While on holidau in Cyprus recently we decided that we definately needed a hire car as we wanted to explore the island at our own pace and did not want to be trapped in a resort depedant on organised trips to get about, we also knew that we would be driving in the mountains so wanted someting with a bit of power that could handle poor roads, oh and a soft top would be ideal so we could soak up the sun and the Rav 4 on offer proved ideal. I never realised that RAV stands for ecreationally Active Vehicle and this little baby certainly helped make us active holiday makers.
Driving this car was quite enjoyable, I found that it did have excellent road holding and it took bends smoothly, this was a good job because the twists and turns combined with some very scary drops in the Trudos mountains made having good road holding essential especially as some of the locals seemed to drive with reckless abandon. This driing is made all the more scary when they are behind the wheel of a bus or lorry.
It handled the steep gradients admirably and the gear shifts were smooth and reliable, another important factor when driving up a steep gradient. I also found the braking to be very smooth and also very reliable as many a time either my boyfriend or myself found ourselves having to stomp on the brakes to avoid other drivers and pedestrians whose minds were elsewhere.
We did not take the car off road as such although some of teh tracks we used were tough on the suspension and I have to be honest the car was not the most comfortable of rides on such surfaces, also it has quite a low road clearence so again this is a 4x4in design appearence only and not functionality.
The other slight downside to this car is that it lacked any real acceleration and certainly took a while to get going which made over taking tricky, I expecetd it to be better than this because it is not a heavy car to drive however our model was a couple of years old and as such probably has been driven quite hard as a a hire car. The car is very manouverable though and easy to park.
The interior was basic but comfortable and verall it certainly did a good job for the duration of our stay, never really got a handle on fuel consumption, certainly the first tank lasted us for most of the hire period. Some of the dash board looks a little cheap in the design but the dials were visible and easy to read while driving.
I would not buy this car in the UK but it was ideal for what we wanted while on holiday. It has good handling and s easy to drive, while it lacks a bit of acceleration it does handle steep inclines really well and the brake system certainly works after the number of work outs we gave it.
Not too long ago, the Toyota brain trust took a close look at the SUV market and determined that not everybody liked the idea of piloting a three-ton land yacht in order to take advantage of the "U" in SUV. File drawers full of focus group questionnaires pointed toward a vehicle that combined the advantages of a sport utility — great visibility, sizable cargo capacity, go-anywhere capability — with the manageable size and drivability of a car. With that in mind, Toyota's designers looked past their bulky truck frames and gas guzzling engines and came up with a car-based SUV that merged truck-like utility with car-like maneuverability. Introduced in 1996, the RAV4 (Recreational Active Vehicle — 4-wheel drive) combined sporty good looks, a convenient size, and an economical engine into an attractive and affordable package. It was an instant hit, and as the first example of a car-based sport utility, the RAV4 enjoyed phenomenal sales that brought with it an onslaught of new competitors hoping to cash in on the newfound niche. Vehicles like the Honda CR-V and Suzuki Grand Vitara soon hit the market sporting bigger engines and more refined interiors, promptly shuffling the aging RAV4 toward the bottom of the category it had single-handedly created. Despite a dose of additional power in 1999, the RAV was getting left behind, and with more competition on the way Toyota knew a complete redesign was in order to keep its ground-breaking sport-utility at the top of its game. Already on sale as a 2001 model, the new RAV4 is now sufficiently equipped to take on all comers. It has a refined new look thanks to sharply upswept headlights and crisp lines that stretch the length of the vehicle. Squint hard enough, and Toyota's new mini-ute could even pass for a poor man's X5, sans the neck-snapping V8 of course. Bear in mind that Toyota's pint-sized sport-ute doesn't offer a powerful V6 like other m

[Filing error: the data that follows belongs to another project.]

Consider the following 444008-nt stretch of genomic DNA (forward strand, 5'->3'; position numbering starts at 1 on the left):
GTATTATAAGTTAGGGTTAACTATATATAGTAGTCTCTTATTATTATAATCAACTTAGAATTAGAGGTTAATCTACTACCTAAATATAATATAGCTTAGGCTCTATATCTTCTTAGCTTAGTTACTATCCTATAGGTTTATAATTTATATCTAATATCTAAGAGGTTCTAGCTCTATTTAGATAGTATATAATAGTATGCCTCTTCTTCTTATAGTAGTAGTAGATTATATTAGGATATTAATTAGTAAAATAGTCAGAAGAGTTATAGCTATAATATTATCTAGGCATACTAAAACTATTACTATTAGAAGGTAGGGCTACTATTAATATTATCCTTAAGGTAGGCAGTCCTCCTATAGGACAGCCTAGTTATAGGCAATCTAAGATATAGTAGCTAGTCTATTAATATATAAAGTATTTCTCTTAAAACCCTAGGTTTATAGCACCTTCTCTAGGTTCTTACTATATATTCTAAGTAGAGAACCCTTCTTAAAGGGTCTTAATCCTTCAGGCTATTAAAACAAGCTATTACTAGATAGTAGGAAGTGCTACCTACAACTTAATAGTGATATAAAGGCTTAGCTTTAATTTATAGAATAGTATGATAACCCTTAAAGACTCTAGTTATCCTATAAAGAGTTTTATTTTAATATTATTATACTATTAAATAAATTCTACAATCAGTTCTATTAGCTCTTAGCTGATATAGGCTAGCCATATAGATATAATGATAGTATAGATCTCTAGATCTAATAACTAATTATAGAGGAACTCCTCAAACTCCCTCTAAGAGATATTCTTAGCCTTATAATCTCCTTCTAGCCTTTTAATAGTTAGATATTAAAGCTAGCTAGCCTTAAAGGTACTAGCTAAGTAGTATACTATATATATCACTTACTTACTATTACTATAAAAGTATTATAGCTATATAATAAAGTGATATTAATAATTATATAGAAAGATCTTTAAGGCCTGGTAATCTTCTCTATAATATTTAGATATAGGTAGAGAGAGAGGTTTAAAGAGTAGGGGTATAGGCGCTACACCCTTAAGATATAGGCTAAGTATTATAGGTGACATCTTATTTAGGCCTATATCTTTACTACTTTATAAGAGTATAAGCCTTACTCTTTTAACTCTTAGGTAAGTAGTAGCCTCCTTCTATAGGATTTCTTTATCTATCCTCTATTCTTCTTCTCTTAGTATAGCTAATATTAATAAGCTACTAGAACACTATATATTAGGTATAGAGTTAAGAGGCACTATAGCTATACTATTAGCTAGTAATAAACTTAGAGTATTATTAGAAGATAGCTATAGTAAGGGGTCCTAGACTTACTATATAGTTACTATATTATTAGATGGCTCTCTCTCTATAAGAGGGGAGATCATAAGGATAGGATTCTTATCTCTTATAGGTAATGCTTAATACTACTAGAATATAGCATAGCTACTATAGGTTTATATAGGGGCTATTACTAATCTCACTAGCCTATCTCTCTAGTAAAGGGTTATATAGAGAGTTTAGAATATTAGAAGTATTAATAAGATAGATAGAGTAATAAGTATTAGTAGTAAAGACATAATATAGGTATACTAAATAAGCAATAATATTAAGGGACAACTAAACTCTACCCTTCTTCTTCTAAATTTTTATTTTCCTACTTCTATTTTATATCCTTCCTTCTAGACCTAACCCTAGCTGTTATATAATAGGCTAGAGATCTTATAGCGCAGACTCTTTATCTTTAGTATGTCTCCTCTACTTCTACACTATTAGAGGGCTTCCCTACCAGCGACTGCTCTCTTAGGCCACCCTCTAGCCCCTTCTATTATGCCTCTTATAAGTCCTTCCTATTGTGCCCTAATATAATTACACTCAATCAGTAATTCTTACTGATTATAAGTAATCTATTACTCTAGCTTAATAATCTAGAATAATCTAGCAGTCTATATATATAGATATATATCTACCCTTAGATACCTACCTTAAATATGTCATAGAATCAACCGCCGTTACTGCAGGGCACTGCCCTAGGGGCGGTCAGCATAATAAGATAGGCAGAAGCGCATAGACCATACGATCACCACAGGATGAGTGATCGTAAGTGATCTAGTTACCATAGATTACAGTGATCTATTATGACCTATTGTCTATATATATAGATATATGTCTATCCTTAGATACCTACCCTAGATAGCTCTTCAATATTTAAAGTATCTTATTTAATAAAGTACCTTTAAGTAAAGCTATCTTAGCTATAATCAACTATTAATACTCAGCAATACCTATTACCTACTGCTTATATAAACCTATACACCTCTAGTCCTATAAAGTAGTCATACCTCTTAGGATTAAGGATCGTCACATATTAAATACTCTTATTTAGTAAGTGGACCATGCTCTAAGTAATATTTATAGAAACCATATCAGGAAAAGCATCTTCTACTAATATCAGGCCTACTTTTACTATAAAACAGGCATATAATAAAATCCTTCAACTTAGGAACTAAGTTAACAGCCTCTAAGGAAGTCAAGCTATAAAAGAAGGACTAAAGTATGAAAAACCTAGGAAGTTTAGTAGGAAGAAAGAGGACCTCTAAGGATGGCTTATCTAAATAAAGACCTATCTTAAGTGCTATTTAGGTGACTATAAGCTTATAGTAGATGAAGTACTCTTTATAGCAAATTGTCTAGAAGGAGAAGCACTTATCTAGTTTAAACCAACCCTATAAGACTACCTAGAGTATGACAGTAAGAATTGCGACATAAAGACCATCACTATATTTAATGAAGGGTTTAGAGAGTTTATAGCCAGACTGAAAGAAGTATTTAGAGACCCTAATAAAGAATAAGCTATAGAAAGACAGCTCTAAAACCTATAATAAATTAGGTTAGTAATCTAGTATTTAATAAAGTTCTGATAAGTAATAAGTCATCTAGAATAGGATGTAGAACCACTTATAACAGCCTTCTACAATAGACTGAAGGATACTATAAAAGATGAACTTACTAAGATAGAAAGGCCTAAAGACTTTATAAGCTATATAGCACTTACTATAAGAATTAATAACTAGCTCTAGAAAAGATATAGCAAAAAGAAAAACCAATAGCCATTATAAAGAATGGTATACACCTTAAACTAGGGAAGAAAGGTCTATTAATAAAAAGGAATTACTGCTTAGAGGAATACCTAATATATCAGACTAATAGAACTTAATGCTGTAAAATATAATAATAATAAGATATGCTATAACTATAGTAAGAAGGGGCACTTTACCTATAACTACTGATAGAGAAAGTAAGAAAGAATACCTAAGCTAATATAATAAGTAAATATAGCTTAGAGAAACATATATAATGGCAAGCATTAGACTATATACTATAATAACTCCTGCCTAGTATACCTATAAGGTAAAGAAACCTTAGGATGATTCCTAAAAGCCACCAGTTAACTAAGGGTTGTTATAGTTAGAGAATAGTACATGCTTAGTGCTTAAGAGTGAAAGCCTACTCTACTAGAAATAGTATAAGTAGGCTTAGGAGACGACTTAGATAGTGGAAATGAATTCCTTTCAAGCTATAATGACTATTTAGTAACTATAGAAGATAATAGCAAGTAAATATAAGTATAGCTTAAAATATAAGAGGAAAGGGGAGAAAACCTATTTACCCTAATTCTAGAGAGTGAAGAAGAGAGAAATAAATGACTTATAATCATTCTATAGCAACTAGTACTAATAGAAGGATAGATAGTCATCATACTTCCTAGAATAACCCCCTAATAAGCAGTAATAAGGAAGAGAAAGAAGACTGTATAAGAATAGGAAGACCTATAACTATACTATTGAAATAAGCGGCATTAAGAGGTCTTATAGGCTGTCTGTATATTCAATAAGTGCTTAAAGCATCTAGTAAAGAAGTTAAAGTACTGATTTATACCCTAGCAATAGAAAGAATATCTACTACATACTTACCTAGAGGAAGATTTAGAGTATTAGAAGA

odels in its class, but it does sport an all-new, all-aluminum 2.0-liter four-cylinder with Toyota's advanced VVT-i (Variable Valve Timing with intelligence) technology. It delivers 148 horsepower at 6,000 rpm and 142 ft-lbs. of torque at 4,000 rpm, a significant improvement over its predecessor, but still far below the 200 horsepower offered in the Ford Escape and Mazda Tribute. At the track, the RAV4 posted respectable numbers for a four-cylinder SUV, with a zero-to-60 mph time of 8.9 seconds. Around town the free-revving engine moves the little sport-ute with plenty of gusto, but the lack of low-end torque is a noticeable shortcoming. Combined city and highway mileage was 22.5 mpg, a little low for a small four-cylinder, but typical from some of our lead-footed test drivers. The five-speed manual transmission makes the best use of the engine's lofty power peaks, and the well-placed shifter made multiple gear changes a breeze. One editor thought the shifter action was a little too notchy, but most others praised the solid gearbox for its positive engagement and smooth action. The RAV4 can be ordered with either front-wheel drive or full-time four-wheel drive, the latter employing a center differential that splits power evenly between the front and rear axles. Granted, the RAV4 may be available with four-wheel drive, but with only 6.7 inches of ground clearance and no low-range gearing, it's obvious that serious off-road excursions are not part of its repertoire. On our limited back country test drives, we found the RAV4's small size a noticeable advantage for maneuvering around larger obstacles, but even medium-sized rocks nicked and scratched at the undercarriage, generating a less than soothing interior clatter. Where the RAV4 really shines is on the pavement, where its taut suspension, quick steering, and tight turning radius come together to produce one of the best-handling SUVs we've ever driven. Minimal body l